Gallery Director Ingram Ober invited me to do this show at Palomar with the specific suggestion to prep two bodies of work for the two rooms in the gallery.
So with that in mind, I fabricated what became three new sets of things from two series that I’ve been working through lately. It’s all new work made specifically for this space.
Here’s a floor plan of Boehm Gallery.
I work in multiple series at the same time, and for this show I wanted to push along two series that I’ve been hoping to exhibit. Specifically, I wanted to make both 3d and 2d work and force the various ideas to intersect at the content of domestic organization.
I’ve written another blog post here about the Topotypes series, which are 3d models that originate from 8-letter words. For me, these objects wrench at the idea of self-referentiality and identity-hood. For this show I made objects based on the following words: bookends, armchair, tabletop, endtable. (I also worked on one for the word dishrack and planned out one for coathook and desklamp. If there had been more time…)
I also worked on images from the Conjunctions series, and this show is the first time I’ve exhibited that series. All those images come from photographs I’ve taken of people’s homes. More precisely, I go in and shoot images of the contents of certain kinds of containers — shelves, cupboards, bins, tabletops, drawers. I’m hoping to document a kind of loose, personalized organization schema. So the groupings of objects I’m shooting are organized and sensible to the person, but aren’t necessarily meant to be shown to visitors.
In my mind, this is pretty distinctly different than other series like Totems or Missed Connections, in which I’m drawing from contexts where people are explicitly crafting avatars or disposable identities for public display — via hookup ads, t-shirts, etc. I wanted to invert that here and try to delve into a different kind of identity-shaping enterprise: the internal/external dynamic couched in dealing with all the domestic objects that you see and interact with all the time. Where in other series I’m using generative or analytical procedures to abstract non-intrinsically-visible relationships from what I think of as a data set, with the Conjunctions I really wanted to work visually and formally. I wanted to deal with just the forms and spatial relationships as the data set.
So, I created two groups of work. The first is a set of photographic images that are cropped to behave formally more like dominoes than like photographs. By that I mean that I cropped them with an eye toward the possibility of moving them around and rotating them, trying to push compositional attributes to make the images more amenable to being repositioned. For me the guiding tactic here is to present an idea about the incompleteness and interpersonal transparency of the unfinishable process of that kind of domestic creative activity. It’s my strong belief that dealing with, organizing, curating, railing against, and living with your stuff is your primary and most enduring creative enterprise.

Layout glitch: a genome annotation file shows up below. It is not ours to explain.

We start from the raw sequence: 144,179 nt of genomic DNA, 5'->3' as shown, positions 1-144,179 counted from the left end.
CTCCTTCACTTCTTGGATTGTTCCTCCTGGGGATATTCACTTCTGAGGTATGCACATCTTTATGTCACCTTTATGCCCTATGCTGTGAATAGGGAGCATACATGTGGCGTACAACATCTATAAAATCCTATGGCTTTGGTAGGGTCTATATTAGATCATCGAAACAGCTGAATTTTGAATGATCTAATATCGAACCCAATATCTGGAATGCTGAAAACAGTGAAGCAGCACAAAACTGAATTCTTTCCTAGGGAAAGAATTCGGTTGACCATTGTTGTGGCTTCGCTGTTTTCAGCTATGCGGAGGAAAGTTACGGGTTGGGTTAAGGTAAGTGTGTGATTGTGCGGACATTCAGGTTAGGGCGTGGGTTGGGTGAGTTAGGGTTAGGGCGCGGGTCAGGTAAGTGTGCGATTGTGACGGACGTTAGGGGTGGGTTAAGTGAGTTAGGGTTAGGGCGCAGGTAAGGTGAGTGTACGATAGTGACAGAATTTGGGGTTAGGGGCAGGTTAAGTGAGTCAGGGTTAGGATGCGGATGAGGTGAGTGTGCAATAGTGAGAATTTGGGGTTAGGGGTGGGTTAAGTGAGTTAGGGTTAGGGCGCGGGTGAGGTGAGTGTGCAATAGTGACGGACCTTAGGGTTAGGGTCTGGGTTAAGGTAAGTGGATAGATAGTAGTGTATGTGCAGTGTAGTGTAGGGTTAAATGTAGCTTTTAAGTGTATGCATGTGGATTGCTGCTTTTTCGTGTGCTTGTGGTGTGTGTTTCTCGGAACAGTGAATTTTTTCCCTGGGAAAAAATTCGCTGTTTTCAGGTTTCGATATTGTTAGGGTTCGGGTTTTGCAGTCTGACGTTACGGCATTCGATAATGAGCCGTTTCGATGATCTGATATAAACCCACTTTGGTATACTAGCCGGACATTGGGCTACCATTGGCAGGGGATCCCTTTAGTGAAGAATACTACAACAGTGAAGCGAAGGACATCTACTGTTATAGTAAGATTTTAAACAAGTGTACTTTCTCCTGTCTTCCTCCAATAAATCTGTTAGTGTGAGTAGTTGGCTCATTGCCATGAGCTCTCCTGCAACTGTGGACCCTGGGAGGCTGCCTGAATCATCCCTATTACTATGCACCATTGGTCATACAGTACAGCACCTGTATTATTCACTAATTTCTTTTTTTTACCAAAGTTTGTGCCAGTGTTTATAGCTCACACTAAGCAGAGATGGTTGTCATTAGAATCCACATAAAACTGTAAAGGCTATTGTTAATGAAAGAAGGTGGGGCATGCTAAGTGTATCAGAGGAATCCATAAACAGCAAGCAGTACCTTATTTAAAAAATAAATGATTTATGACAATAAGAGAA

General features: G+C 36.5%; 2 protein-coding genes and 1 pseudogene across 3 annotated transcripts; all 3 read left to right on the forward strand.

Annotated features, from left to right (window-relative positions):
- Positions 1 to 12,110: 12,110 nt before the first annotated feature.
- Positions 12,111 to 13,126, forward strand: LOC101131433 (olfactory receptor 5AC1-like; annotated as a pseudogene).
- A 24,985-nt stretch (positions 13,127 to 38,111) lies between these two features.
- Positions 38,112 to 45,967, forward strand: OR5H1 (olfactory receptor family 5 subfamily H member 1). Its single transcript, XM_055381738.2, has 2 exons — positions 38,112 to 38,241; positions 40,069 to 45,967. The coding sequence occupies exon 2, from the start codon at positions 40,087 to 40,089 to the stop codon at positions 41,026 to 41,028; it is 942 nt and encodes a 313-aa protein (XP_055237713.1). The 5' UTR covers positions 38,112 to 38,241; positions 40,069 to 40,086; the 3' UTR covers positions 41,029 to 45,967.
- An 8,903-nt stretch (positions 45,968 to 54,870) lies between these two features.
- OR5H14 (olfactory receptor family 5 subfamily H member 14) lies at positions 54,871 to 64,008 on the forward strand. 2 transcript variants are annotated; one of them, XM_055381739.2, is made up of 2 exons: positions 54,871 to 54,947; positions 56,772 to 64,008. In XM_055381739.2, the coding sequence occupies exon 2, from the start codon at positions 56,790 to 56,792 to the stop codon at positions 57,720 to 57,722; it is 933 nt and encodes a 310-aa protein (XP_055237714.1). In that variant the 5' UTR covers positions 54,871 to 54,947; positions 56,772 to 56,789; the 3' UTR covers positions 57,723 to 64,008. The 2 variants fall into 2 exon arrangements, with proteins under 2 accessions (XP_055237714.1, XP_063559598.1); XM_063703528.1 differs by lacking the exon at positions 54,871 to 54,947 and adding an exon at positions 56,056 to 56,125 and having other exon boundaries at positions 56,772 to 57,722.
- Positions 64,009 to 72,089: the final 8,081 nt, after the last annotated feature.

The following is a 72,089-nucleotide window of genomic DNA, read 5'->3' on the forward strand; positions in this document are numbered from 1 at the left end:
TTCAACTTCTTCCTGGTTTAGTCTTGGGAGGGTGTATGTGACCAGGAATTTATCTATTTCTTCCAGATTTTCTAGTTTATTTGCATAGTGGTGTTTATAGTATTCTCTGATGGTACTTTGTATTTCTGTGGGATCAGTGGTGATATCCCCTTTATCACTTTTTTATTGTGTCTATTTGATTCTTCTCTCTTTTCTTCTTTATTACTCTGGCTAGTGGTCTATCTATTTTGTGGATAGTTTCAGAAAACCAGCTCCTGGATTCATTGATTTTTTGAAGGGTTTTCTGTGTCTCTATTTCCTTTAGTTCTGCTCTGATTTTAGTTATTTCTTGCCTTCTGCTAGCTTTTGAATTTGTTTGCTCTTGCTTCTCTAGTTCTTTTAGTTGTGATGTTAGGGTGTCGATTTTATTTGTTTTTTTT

Here’s an installation shot and some of the images.
Opposite the photos are a set of five paintings that use some of those photos as reference material. I guess I should remark that I haven’t exhibited paintings in this vein before, and am pretty excited about them. Whereas I’ve for many years been working in hard-edge abstract practices, these are heavily gestural. Texturally they rely entirely on hand and brushwork, something I’ve been expunging in other series for a very long time. There are some reasons for that for this specific project. I wanted to refer to a few specific painters, people like Thomas Scheibitz and Juan Usle, that are grappling with the relevant practices that tie photography to abstraction in painting. As with all my work, trying to address exactly what abstraction is and how it works is central to these paintings. I also wanted to recapitulate the photographed objects along streamlined axes: vector, speed, friction, shape, contrast, counterpoint. And I wanted to present a suite of paintings that would bounce ideas off each other. This is an academic show after all, and I wanted to push out some new steps for my work and treat this set as a collection of formal and compositional propositions. Finally, I wanted to make the paintings hard to read in relation to the original photo. I was hoping to ride an edge of recognizability that provokes your eye into seeing those axes in slightly uncomfortable ways. “Like trying to blow apart objects with your mind” is how I’ve been attempting to describe the why and what of those paintings.
Sorry for the lousy color correction (fire the photographer!); in person you can see that while each painting is monochromatic, there are two kinds of black and a blue, as each painting is keyed to a dominant color in the apartment where the photo was taken.
I think the artist talk went pretty well, and some of the follow up questions helped me articulate things I sometimes don’t think to say up front. Yes, these are political and psychological works, as are all kinds of deconstructionist procedures. Yes, I feel that they try to engage a critical practice of examining yourself. No, I don’t think they’re ‘mathematical’ but yes I do use those tools. Yes, they’re meant to be portraits, albeit very indirectly, in the sense that I’m continuing to investigate the kinds of physical trails and remnants we leave behind as evidence of our lives and psyches. Yes, they’re personal in the sense that I feel philosophically tied to a practice of trying to find finer and more powerful tools to bust apart received practices about how identities are created and defined, and that dealing with the frisson inherent in any kind of descriptive (read: abstraction) procedure engages that.
Many thanks to Palomar, Ingram and my partner Todd. Also would like to extend heartfelt thanks to Trevor Sigler, who helped me fabricate most of this work.